"And there appeared a great wonder in heaven; a woman clothed with the sun, and the moon under her feet … And she being with child cried, travailing in birth, and pained to be delivered … And she brought forth a man child, who was to rule all nations with a rod of iron … And there was war in heaven: Michael and his angels fought against the dragon." Revelations 12. Above, William Blake's "The Great Dragon and the Woman Clothed in Sun" (c. 1806-1809, watercolor, Brooklyn Museum).
"Lacking connections with the local political machine, he connected directly with Illinois voters," a cluelessly smitten "nudgey" Cass Sunstein wrote in a puffy paean to then Senator Barack Obama back in July of 2004, guest-blogging for Glenn Reynolds. When the "well-thought-of liberal academic" was appointed last spring as head of the Office of Information and Regulatory Affairs (AKA regulatory czar), libertarian Professor Reynolds supported President Obama's selection with a caveat:
While he and I disagree on plenty, I think he’s an honest, decent and very smart guy who wants to help the country. Since I’m not going to get someone who agrees with me about everything from the Obama Administration (heck, I didn’t get that from the Bush Administration) that ought to be enough, and I think that efforts to block his appointment are both unfair and not very smart.
Sunstein's appointment was confirmed in September, and now there's talk of a Supreme Court nomination. Reynolds is skeptical, wondering "if he doesn't have too much baggage," but that's not where we're going with this post. Instead, let's focus on the idiot savant factor. How can such a razor-sharp intellect be so doornail-dumb when it comes to human nature and the way of the world? From that 2004 blogpost, "The Democrats' New Star":
Obama is a genuinely independent thinker; you can't pigeonhole him. Like many Republican leaders, he's centrally concerned about economic growth. He knows the importance of free enterprise, and he has the courage to speak bluntly to union members about the benefits of free trade. Like the most sophisticated Democrats, he seeks ways of providing jobs and opportunities without busting the federal budget. Far from demonizing his political opponents, he compromises with them and is willing to learn from them. He's also someone of unquestioned integrity and good will.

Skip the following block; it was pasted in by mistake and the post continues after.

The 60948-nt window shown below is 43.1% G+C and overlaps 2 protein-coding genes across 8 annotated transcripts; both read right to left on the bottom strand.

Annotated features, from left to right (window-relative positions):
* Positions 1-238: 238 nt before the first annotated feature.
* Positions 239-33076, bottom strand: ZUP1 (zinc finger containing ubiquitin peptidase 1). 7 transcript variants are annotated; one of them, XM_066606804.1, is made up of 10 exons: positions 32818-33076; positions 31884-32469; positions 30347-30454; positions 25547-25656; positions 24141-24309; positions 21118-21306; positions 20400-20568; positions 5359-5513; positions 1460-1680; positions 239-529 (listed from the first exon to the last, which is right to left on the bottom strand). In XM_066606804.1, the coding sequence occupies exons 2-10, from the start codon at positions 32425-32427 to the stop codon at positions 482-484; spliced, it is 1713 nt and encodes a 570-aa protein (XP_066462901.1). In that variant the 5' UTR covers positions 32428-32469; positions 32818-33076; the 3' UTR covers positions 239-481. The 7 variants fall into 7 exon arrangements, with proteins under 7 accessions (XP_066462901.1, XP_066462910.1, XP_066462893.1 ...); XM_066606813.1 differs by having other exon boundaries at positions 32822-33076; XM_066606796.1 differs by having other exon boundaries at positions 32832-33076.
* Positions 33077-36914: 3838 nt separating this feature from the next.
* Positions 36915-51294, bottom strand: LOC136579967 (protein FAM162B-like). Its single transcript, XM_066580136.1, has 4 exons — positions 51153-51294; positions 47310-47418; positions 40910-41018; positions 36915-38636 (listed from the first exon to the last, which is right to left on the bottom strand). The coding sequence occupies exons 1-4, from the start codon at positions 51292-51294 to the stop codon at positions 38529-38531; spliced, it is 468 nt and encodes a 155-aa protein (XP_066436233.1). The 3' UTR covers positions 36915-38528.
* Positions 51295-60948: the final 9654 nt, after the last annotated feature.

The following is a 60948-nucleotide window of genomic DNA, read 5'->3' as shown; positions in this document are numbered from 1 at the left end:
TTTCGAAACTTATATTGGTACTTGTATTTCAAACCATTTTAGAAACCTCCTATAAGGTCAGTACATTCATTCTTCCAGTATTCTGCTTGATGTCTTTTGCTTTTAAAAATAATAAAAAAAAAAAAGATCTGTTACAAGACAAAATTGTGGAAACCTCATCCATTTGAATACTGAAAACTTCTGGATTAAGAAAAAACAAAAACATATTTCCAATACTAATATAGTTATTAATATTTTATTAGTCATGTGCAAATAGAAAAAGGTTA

Arggghhh! Every line cries out for a fisking, but let's focus on the one about not "demonizing his political opponents." This very day, even as dirt-digging and -manufacturing minions worked under the radar 24/7 to discredit the motives of the good people of this army of Davids, the President himself, after dropping a gratuitous reference to fringy "birthers" questioning his legitimacy as a US citizen, told NBC that "he recognizes the [Tea Party] movement involves 'folks who have legitimate concerns' about the national debt and whether the government is taking on too many difficult issues simultaneously." Too many difficult issues? It's not the number nor the difficulty of the issues that troubles us, Mr. President. It's your transparent lunge for the jugular of the nation, taking advantage of every "serious crisis," manufactured or real, to subsume our God-given liberties in a soul-deadening statist power grab.
One final note for context, from our July 2008 post "The facts are irrelevant":
Then there's "libertarian paternalism," a subliminal approach to political persuasion that has "caught the imagination of top politicians" including Barack Obama, according to a breathless London Times interview of behavioral scientist Richard Thaler, co-author with Cass Sunstein of Nudge:
So why the political interest? Because you can influence people's choices without being accused of "nannying" and it is cheap. Or, as the authors put it: "If incentives and nudges replace requirements and bans, government will be both smaller and more modest … In short, libertarian paternalism is neither left nor right, neither Democratic nor Republican. In many areas, the most thoughtful Democrats are going beyond their enthusiasm for choice-eliminating programs. In many areas, the most thoughtful Republicans are abandoning their knee-jerk opposition to constructive governmental initiatives."
Considering ourselves among "the most thoughtful Republicans," we are skeptical. So is David Gordon of the Ludwig von Mises Intitute, who notes that "Tocqueville long ago warned against the policies of which libertarian paternalismm is an example."
As we said in the punchline to that post, "We're smart enough, Barack Obama. Oh, and we're not a racist."